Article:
“We need the bishops to step up and stop this,” he added. “If we could see support and protection from the bishops then we could speak out. If we stick our necks out without that support that’d be suicide.”

Mary Nicol, a retired teacher who taught for 33 years at St. Maria Goretti in Scarborough, told LifeSiteNews that at one time she was proud to be a member of the Catholic teachers union.  “Now, I’m ashamed of having been part of OECTA. I’m glad I’m no longer involved,” she said.

While OECTA refused to reveal the details of their financial contributions to EGALE, LifeSiteNews did uncover one $1000 donation.  The June 2010 issue of the OECTA publication AGENDA contained a short article entitled “OECTA Supports Egale,” which noted a $1000 donation towards the launch of an EGALE website for Gay-Straight Alliances.

Homosexual activists have promoted such school clubs as providing ‘safe’ environments in schools for homosexual students.  Critics argue, however, that the groups encourage the normalization of the homosexual lifestyle.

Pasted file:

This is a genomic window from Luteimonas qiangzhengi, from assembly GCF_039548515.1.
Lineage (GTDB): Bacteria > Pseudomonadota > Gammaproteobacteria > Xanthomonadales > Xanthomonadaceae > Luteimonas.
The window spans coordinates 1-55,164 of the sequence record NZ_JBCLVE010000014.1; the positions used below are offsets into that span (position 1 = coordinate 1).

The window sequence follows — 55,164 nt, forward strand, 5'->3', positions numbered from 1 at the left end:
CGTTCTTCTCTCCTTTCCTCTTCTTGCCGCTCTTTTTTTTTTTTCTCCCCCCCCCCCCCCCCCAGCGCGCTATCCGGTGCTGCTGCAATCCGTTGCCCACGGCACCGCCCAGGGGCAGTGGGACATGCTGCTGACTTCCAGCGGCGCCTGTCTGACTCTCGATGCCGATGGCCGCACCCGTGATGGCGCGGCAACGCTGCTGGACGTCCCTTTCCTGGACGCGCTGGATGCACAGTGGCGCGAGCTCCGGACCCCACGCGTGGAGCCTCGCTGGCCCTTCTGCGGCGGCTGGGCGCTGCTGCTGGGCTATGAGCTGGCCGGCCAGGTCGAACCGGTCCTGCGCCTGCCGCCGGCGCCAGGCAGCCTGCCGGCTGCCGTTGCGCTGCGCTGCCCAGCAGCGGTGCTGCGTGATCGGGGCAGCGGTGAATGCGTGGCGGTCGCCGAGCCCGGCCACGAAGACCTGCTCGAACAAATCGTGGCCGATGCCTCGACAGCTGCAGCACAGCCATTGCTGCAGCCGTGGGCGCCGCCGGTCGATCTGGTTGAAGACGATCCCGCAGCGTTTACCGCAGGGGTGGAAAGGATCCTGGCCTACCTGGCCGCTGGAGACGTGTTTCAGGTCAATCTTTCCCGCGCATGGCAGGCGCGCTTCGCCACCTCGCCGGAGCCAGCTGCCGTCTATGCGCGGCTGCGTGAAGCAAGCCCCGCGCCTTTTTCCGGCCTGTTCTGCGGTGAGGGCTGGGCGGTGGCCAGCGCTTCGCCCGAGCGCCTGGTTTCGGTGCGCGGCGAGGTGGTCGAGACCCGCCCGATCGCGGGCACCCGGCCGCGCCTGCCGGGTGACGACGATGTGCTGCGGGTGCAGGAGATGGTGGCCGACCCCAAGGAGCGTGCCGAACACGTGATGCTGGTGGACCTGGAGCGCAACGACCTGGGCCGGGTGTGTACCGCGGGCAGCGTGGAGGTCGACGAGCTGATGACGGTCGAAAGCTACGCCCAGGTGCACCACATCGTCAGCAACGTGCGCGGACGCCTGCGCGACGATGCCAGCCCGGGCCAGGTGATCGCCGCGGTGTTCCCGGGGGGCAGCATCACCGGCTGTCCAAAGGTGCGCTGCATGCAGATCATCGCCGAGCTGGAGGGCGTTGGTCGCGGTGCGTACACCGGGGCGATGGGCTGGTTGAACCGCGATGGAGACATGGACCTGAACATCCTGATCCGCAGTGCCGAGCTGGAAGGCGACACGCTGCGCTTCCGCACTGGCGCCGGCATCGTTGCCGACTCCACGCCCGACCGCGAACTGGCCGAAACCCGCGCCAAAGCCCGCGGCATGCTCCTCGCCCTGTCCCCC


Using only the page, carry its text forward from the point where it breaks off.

Campaign Life Catholic, which opposes GSA’s in schools, told LifeSiteNews that opposition to OECTA’s radical departure from core Catholic moral teachings is long overdue. 

Over the last decade OECTA has promoted bizarre sex conferences featuring talks on drag queens and sex toys; used their own conferences to feature leading dissident Catholics and abortion supporters; seriously mulled the official promotion of homosexual ‘marriage’; and even sought to intervene in a court proceeding against a Catholic school which was being sued by a male student for refusing to permit him to bring his gay ‘boyfriend’ to the school prom.

“Parents who send kids to Catholic schools assume naturally that our Bishops provide religious education for teachers,” said Suresh Dominic, spokesman for Campaign Life Catholic. “That’s not the case whatsoever.

“OECTA provides much of the religious education for teachers and principals through workshops and seminars. Many of these deal with ‘sexual orientation’, ‘sensitivity training for LGBTQ issues’, ‘transgender issues’, ‘homophobia’, etc.”